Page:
Featured Research

from universities, journals, and other organizations

What is keeping your kids up at night? Turning off electronics helps everyone sleep better

Date:
September 4, 2014
Source:
Stony Brook University
Summary:
Sleep, or lack thereof, and technology often go hand in hand when it comes to school-aged kids. Nearly three out of four children (72%) between the ages of 6 and 17 have at least one electronic device in their bedrooms while sleeping, according to a National Sleep Foundation survey. Children who leave those electronic devices on at night sleep less -— up to one hour less on average per night.

Sleep, or lack thereof, and technology often go hand in hand when it comes to school-aged kids. Nearly three out of four children (72%) between the ages of 6 and 17 have at least one electronic device in their bedrooms while sleeping, according to a National Sleep Foundation survey. Children who leave those electronic devices on at night sleep less -- up to one hour less on average per night, according to a poll released by the foundation earlier this year.

Related Articles


Dr. Jill Creighton, Assistant Professor of Pediatrics, Stony Brook Children's Hospital says the key to a successful school year starts with Z's. So parents, how can you power down your kids at night and make bedtime easier? Dr. Creighton shares her tips. "First -- develop a nighttime routine," says Dr. Creighton. Whether it's a bath, reading a book or listening to soothing music, these actives will have a better impact on your child to help them relax before going to sleep.

Second -- Power off! "The hour before bed should be a no-electronics zone," says Dr. Creighton. Studies show that the light from backlit electronics (like tablets, smartphones and video games) can disrupt our ability to fall -- and stay -- asleep. Dr. Creighton says designate a spot in your home for electronics to be plugged in, then have your kids start their bedtime routine by plugging in one hour before lights out. Ban hand-held devices from the bedroom. "The burst of light from a phone (even if it's just to check the time) can break a sleep cycle," says Dr. Creighton. "A regular alarm clock is best."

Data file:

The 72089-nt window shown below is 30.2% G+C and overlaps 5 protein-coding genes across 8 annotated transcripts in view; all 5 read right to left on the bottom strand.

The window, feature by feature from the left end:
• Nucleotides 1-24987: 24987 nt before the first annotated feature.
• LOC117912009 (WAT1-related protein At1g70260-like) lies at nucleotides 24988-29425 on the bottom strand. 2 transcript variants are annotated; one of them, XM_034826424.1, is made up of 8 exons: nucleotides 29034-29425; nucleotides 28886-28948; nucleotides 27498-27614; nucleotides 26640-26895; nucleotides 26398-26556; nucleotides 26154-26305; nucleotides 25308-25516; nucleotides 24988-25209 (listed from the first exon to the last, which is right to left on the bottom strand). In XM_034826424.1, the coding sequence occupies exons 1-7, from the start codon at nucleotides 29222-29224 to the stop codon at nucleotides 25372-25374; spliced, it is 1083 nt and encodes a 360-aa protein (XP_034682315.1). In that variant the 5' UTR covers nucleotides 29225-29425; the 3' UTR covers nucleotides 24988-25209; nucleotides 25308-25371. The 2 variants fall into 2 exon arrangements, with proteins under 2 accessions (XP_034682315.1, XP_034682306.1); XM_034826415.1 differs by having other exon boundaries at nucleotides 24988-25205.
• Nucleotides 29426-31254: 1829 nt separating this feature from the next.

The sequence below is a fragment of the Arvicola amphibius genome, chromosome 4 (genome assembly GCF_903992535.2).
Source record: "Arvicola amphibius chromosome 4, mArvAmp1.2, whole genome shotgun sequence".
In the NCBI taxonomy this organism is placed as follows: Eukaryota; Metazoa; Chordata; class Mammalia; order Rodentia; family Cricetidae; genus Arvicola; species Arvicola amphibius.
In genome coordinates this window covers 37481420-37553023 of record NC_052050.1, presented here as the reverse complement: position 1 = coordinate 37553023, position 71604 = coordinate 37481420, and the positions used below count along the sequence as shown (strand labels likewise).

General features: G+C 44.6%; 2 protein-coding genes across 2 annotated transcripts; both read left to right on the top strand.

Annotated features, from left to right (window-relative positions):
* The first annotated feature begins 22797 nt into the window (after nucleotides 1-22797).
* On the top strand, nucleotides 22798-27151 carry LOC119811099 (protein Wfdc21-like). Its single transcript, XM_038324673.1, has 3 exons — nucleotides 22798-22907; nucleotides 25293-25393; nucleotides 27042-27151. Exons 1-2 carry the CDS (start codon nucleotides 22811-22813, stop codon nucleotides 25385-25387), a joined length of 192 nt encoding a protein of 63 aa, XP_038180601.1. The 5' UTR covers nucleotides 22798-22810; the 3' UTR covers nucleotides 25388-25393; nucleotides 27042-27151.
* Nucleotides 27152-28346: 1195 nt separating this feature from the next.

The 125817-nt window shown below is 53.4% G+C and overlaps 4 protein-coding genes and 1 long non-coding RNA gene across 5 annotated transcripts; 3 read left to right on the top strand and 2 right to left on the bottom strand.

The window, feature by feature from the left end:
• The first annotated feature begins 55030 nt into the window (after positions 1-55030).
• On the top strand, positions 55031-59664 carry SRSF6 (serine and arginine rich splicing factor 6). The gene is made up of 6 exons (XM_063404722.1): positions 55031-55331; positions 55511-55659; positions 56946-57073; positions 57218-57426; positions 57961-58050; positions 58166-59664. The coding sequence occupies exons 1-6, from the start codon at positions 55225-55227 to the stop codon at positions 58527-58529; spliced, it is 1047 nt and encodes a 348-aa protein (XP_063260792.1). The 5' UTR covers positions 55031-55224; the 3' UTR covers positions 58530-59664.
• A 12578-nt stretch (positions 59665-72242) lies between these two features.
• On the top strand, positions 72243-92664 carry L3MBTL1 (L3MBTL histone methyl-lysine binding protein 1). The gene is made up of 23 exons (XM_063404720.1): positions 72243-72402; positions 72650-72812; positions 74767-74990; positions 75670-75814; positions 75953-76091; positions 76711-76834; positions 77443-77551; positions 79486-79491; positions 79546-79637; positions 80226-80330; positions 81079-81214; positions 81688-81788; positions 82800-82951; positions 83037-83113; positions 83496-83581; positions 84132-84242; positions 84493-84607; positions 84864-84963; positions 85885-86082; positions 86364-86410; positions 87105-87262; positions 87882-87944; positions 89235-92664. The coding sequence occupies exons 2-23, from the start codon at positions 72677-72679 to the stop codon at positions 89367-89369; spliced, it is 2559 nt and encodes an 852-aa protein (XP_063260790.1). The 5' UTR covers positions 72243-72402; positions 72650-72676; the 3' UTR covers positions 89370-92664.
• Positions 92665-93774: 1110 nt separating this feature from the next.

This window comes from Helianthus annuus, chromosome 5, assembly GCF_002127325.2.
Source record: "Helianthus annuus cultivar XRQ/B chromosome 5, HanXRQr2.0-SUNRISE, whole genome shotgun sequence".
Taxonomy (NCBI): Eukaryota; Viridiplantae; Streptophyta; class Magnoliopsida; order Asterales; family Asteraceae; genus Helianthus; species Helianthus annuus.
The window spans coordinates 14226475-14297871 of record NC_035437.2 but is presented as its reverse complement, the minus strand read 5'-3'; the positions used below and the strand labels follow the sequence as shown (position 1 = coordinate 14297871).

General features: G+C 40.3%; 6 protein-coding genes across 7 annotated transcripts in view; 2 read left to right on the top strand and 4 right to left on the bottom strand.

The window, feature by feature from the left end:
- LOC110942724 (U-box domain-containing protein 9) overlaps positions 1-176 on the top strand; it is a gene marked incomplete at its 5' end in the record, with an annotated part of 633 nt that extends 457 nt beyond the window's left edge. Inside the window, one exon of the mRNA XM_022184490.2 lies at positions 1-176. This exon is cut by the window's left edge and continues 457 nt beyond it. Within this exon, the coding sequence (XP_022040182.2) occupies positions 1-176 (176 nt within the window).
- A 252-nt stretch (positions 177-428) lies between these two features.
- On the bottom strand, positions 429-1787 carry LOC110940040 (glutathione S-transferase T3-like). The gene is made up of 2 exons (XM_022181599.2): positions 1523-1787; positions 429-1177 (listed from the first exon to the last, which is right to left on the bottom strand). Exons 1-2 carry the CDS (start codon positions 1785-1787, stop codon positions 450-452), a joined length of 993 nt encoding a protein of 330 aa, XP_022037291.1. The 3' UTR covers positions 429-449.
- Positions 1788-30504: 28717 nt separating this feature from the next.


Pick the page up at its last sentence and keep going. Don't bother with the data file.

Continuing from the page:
If your child has a slight addiction to technology and is resistant about turning off their device, try dialing down the screen time. "Reduce screen time by 30 minutes or more each week until you reach your goal," says Dr. Creighton. "A good rule of thumb is try to limit recreational screen time to 60 minutes every day. And for every 30 minutes of screen time, make sure your kids get 30 minutes of physical activity."

Try to replace screen time with an activity. "It's sometimes hard to get kids off the couch and get them moving, especially if they think of physical activity as "exercise'' or "boring," says Dr. Creighton. "Parents, get creative and make moving fun for kids." Some of Dr. Creighton's ideas: a 20-minute family walk, 20 minutes of shooting hoops outside, walking the dog, going bike riding and doing chores (with the promise of an allowance) such as vacuuming, putting away laundry, raking leaves, shoveling snow and helping with the garbage/recycling, which are big favorites in her household.

Lastly, establish good habits. Being distracted by phones, hand-held devices and TV shows during mealtime cannot only lead to overeating, but additional unneeded screen time. And be a good role model. Parents, set a good example when it comes to screen time.

So how much sleep do your children need? General sleep guidelines from the National Heart, Lung and Blood Institute show that sleep time change as we age, but experts say there is no magic number for sleep, with individual needs varying.

• Newborns: 16-18 hours a day.

• Preschool-age children: 11-12 hours a day.

• School-age children: at least 10 hours a day.